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LPGA kicks off 2012 season at Royal Melbourne

Yani Tseng
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BIRMINGHAM, AL - MAY 14: Former basketball star Charles Barkley (L) walks off the first tee with Andy Bean during the Thursday Pro-AM of the Regions Charity Classic at the Robert Trent Jones Golf Trail at Ross Bridge on May 14, 2009 in Birmingham, Alabama. (Photo by Dave Martin/Getty Images)  - 

Look for a proven champion to win the LPGA’s season opener in Australia this week.

Royal Melbourne is one of the world’s best tests of golf, and it rarely yields to the unproven.

The LPGA makes a notable start to its 2012 season with a strong field teeing it up at the ISPS Handa Women’s Australian Open. 

Rolex world No. 1 Yani Tseng is looking to win this championship for the third consecutive year. She got her season off to a torrid start a year ago, winning the first four times she teed it up. No. 2 Suzann Pettersen, No. 4 Cristie Kerr, No. 7 Jiyai Shin, No. 9 Brittany Lincicome and No. 10 Stacy Lewis also are in this week’s field.

Lexi Thompson, the 16-year-old who last year became the youngest winner of an LPGA event, and the youngest professional winner of a Ladies European Tour event, will make her LPGA rookie debut this week.

Hall of Famer Karrie Webb, a four-time winner of the Women’s Australian Open, will be a crowd favorite there. Webb would love to add her name to the title a fifth time, especially with Royal Melbourne hosting its first women’s professional event.

“It’s a huge deal,” Webb told in an email. “To my knowledge, a women’s event has never been played on the Composite Course. I don’t think we ever get enough opportunities to play the great courses around the world.”

LPGA pros got to play Oakmont at the 2010 U.S. Women’s Open, Carnoustie at the Women’s British Open last year and the Old Course at St. Andrews in the Women’s British Open in 2007. Royal Melbourne is in that class as a championship test.

“I think Royal Melbourne represents what Australian golf is all about,” Webb said. “I think it’s a great combination of American courses and British links courses with its own personality.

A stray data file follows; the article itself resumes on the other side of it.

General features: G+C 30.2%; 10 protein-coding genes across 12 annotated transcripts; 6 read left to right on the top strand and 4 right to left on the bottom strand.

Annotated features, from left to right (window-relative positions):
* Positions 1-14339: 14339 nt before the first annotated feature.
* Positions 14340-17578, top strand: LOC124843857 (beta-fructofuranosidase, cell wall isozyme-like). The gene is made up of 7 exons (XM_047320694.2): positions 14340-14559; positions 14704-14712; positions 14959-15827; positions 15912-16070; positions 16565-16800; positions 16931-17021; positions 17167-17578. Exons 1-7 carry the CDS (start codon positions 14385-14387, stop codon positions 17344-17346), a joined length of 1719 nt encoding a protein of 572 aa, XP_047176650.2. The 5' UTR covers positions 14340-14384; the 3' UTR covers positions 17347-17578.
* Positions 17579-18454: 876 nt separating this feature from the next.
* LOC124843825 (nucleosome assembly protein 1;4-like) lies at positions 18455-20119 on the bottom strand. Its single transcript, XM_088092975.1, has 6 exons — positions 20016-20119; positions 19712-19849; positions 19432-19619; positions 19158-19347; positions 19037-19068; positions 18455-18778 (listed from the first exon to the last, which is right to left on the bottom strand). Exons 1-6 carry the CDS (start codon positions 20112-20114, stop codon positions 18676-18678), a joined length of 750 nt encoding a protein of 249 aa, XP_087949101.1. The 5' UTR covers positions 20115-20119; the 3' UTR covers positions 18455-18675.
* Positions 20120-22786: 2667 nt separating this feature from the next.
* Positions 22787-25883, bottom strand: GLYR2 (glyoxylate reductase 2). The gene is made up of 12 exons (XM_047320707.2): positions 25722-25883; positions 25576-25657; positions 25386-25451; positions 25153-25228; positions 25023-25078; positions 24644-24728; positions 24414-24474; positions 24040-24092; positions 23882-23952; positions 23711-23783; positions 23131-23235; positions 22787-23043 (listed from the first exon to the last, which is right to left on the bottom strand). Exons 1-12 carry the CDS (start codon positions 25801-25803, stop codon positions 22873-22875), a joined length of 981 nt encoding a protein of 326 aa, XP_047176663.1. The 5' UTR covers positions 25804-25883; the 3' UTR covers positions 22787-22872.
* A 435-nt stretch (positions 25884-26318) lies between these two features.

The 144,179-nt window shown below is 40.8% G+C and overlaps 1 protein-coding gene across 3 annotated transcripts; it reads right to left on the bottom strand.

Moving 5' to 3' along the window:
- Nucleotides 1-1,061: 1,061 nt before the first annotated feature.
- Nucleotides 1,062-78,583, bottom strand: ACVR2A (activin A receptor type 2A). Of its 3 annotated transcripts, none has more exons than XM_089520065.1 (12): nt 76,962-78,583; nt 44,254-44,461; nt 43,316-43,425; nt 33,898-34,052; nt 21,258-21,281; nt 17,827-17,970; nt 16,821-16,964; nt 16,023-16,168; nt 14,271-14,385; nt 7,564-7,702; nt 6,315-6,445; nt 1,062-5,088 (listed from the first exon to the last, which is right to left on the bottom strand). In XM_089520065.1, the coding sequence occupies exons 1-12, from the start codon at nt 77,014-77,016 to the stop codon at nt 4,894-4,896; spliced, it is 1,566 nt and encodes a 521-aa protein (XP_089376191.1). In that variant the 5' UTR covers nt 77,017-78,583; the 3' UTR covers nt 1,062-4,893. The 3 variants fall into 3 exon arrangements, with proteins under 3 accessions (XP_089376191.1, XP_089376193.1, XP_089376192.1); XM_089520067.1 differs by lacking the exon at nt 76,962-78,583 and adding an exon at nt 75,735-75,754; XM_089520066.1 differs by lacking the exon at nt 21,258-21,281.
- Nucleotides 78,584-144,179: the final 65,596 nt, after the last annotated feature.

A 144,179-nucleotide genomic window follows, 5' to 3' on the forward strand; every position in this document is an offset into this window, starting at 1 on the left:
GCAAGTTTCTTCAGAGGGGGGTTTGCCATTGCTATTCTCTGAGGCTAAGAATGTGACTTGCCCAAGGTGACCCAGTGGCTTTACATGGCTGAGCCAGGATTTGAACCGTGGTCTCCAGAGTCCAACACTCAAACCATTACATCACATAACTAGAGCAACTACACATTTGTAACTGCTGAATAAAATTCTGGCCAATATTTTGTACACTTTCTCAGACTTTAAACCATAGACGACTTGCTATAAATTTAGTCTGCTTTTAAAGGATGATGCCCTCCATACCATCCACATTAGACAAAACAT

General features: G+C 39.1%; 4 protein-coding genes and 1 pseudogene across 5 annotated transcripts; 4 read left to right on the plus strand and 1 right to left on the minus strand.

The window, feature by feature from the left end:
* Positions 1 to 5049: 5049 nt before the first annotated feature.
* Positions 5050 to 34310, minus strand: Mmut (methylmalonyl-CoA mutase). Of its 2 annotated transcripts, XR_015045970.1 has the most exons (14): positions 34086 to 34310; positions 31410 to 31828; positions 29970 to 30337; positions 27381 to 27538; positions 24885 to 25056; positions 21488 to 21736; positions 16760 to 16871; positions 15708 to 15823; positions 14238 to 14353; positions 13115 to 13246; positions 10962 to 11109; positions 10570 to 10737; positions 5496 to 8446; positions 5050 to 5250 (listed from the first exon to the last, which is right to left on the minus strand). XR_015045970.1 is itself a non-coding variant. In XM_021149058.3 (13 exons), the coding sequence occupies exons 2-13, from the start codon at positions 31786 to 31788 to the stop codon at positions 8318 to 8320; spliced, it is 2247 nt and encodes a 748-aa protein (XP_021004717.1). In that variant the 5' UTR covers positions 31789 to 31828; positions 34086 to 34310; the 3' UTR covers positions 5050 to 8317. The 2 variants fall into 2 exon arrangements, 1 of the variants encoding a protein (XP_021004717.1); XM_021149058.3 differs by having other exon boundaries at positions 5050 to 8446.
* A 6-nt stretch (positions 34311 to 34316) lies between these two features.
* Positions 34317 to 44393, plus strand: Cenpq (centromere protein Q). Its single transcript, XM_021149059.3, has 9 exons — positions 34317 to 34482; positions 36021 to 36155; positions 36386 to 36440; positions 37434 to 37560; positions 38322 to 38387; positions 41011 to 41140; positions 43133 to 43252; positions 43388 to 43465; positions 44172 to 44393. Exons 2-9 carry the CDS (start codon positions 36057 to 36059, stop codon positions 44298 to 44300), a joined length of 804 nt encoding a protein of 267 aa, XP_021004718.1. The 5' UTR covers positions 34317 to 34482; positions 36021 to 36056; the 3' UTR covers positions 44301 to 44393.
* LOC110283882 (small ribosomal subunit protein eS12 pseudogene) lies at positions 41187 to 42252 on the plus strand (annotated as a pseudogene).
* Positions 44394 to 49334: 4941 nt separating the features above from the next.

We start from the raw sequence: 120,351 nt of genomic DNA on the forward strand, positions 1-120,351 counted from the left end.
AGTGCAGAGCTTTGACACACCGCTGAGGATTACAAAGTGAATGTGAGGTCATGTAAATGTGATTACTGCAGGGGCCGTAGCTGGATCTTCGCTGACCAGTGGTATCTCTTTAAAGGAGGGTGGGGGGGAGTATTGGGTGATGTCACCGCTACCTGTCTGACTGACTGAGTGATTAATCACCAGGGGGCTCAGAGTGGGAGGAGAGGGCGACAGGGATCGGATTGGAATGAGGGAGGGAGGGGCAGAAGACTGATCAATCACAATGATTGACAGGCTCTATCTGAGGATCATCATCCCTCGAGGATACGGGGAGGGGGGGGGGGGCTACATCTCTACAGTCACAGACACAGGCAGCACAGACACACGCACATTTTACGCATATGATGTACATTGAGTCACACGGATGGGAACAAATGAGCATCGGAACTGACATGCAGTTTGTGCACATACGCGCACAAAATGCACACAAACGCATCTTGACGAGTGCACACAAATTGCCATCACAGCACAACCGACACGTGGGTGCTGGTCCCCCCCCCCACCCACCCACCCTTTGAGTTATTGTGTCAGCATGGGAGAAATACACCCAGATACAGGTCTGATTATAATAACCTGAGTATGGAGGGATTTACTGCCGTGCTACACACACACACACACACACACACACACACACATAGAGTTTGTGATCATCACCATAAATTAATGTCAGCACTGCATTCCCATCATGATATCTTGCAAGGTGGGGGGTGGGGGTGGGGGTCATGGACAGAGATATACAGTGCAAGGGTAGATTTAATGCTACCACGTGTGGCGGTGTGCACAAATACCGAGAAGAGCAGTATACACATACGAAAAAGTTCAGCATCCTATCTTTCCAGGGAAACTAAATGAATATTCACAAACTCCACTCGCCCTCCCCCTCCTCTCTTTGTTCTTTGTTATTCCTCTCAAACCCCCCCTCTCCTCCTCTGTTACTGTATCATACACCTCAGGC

“It’s a course that has its own naturally designed defense, but, with the ever-changing Melbourne weather, can create a brutal test of golf.”

Built in Australia’s sand belt, Royal Melbourne’s composite course is made up of 12 holes from its West Course and six from its East Course. Alister MacKenzie, who designed Augusta National, directed the design of the West Course. The routing is virtually the same as what the men played during the last Presidents Cup, with some minor variations.

Early reports out of Australia this week describe Royal Melbourne’s famed greens as having a brownish, purple hue, but tournament officials say the women won’t face the same brutal setup the men faced at the Presidents Cup in November. The green speeds are reported to be running 11.5 on the stimpmeter this week. They were measured at 14 during the Presidents Cup.

“They'll be firmish, they’ll be very playable,” tournament director Trevor Herden told Melbourne newspaper The Age. “It's a great test, and the players will appreciate that. The stronger players will appreciate it a bit more.”

The wind can be a large factor in outcomes at Royal Melbourne.

“It’s been awhile since I was there, and the course has been re-done since then,” Webb said. “I know the greens are very undulating, and, depending on the speed of them, will take a lot of imagination and trust to putt well on them.”

Webb played her first Australian Amateur at Royal Melbourne in 1991, though not on the composite course. She played another amateur event there in '93. She said she didn't fare well in either.

The LPGA is co-sanctioning this week’s event with the Australian Ladies Professional Golf Association. The field of 156 players includes 100 LPGA pros. It’s the first LPGA event in Australia in more than a decade. The LPGA turns to its early Asian swing next week.

“It’s a huge deal for the growth of women’s golf in Australia, that the LPGA have an event here again,” Webb said. “It’s great for the young girls just turning pro, or the elite amateurs to see where they stack up talent-wise, but it’s also important to raise the profile and have young girls take up the game.”